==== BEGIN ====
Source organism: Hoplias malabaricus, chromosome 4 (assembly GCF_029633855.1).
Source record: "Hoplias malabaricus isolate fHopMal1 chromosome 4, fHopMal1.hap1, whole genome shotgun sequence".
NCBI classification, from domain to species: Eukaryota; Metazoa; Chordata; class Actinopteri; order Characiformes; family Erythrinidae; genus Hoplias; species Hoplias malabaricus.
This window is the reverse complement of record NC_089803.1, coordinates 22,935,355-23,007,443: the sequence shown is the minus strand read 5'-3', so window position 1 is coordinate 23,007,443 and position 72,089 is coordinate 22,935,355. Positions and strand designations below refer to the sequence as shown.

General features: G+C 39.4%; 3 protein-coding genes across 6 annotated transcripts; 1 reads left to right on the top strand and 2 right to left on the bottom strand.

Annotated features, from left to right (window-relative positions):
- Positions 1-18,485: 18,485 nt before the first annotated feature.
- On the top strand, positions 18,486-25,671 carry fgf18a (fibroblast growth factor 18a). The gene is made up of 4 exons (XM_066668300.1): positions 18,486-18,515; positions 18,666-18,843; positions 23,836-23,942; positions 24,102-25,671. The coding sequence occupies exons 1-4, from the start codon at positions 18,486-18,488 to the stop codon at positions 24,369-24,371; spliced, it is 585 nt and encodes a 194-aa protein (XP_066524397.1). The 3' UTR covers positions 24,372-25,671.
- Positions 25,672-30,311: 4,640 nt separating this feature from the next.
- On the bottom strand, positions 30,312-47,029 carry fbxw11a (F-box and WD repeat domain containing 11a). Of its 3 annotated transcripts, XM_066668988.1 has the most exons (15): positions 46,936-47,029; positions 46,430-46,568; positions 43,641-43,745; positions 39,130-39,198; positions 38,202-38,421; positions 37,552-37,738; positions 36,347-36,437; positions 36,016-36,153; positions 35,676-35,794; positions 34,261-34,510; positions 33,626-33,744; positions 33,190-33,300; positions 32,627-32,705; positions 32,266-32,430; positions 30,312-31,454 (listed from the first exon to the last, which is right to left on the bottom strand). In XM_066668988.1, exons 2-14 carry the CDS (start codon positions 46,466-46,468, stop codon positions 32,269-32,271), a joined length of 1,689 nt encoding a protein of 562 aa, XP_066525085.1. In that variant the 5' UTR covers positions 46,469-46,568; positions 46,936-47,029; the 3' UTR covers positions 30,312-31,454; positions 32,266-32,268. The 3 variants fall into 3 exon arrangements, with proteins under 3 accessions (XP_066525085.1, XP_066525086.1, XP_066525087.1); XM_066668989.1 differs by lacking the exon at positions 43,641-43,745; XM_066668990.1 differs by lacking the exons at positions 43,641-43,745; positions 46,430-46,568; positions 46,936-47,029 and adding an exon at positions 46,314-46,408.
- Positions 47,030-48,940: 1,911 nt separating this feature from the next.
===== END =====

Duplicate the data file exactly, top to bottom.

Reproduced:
Source organism: Hoplias malabaricus, chromosome 4 (assembly GCF_029633855.1).
Source record: "Hoplias malabaricus isolate fHopMal1 chromosome 4, fHopMal1.hap1, whole genome shotgun sequence".
NCBI classification, from domain to species: Eukaryota; Metazoa; Chordata; class Actinopteri; order Characiformes; family Erythrinidae; genus Hoplias; species Hoplias malabaricus.
This window is the reverse complement of record NC_089803.1, coordinates 22,935,355-23,007,443: the sequence shown is the minus strand read 5'-3', so window position 1 is coordinate 23,007,443 and position 72,089 is coordinate 22,935,355. Positions and strand designations below refer to the sequence as shown.

General features: G+C 39.4%; 3 protein-coding genes across 6 annotated transcripts; 1 reads left to right on the top strand and 2 right to left on the bottom strand.

Annotated features, from left to right (window-relative positions):
- Positions 1-18,485: 18,485 nt before the first annotated feature.
- On the top strand, positions 18,486-25,671 carry fgf18a (fibroblast growth factor 18a). The gene is made up of 4 exons (XM_066668300.1): positions 18,486-18,515; positions 18,666-18,843; positions 23,836-23,942; positions 24,102-25,671. The coding sequence occupies exons 1-4, from the start codon at positions 18,486-18,488 to the stop codon at positions 24,369-24,371; spliced, it is 585 nt and encodes a 194-aa protein (XP_066524397.1). The 3' UTR covers positions 24,372-25,671.
- Positions 25,672-30,311: 4,640 nt separating this feature from the next.
- On the bottom strand, positions 30,312-47,029 carry fbxw11a (F-box and WD repeat domain containing 11a). Of its 3 annotated transcripts, XM_066668988.1 has the most exons (15): positions 46,936-47,029; positions 46,430-46,568; positions 43,641-43,745; positions 39,130-39,198; positions 38,202-38,421; positions 37,552-37,738; positions 36,347-36,437; positions 36,016-36,153; positions 35,676-35,794; positions 34,261-34,510; positions 33,626-33,744; positions 33,190-33,300; positions 32,627-32,705; positions 32,266-32,430; positions 30,312-31,454 (listed from the first exon to the last, which is right to left on the bottom strand). In XM_066668988.1, exons 2-14 carry the CDS (start codon positions 46,466-46,468, stop codon positions 32,269-32,271), a joined length of 1,689 nt encoding a protein of 562 aa, XP_066525085.1. In that variant the 5' UTR covers positions 46,469-46,568; positions 46,936-47,029; the 3' UTR covers positions 30,312-31,454; positions 32,266-32,268. The 3 variants fall into 3 exon arrangements, with proteins under 3 accessions (XP_066525085.1, XP_066525086.1, XP_066525087.1); XM_066668989.1 differs by lacking the exon at positions 43,641-43,745; XM_066668990.1 differs by lacking the exons at positions 43,641-43,745; positions 46,430-46,568; positions 46,936-47,029 and adding an exon at positions 46,314-46,408.
- Positions 47,030-48,940: 1,911 nt separating this feature from the next.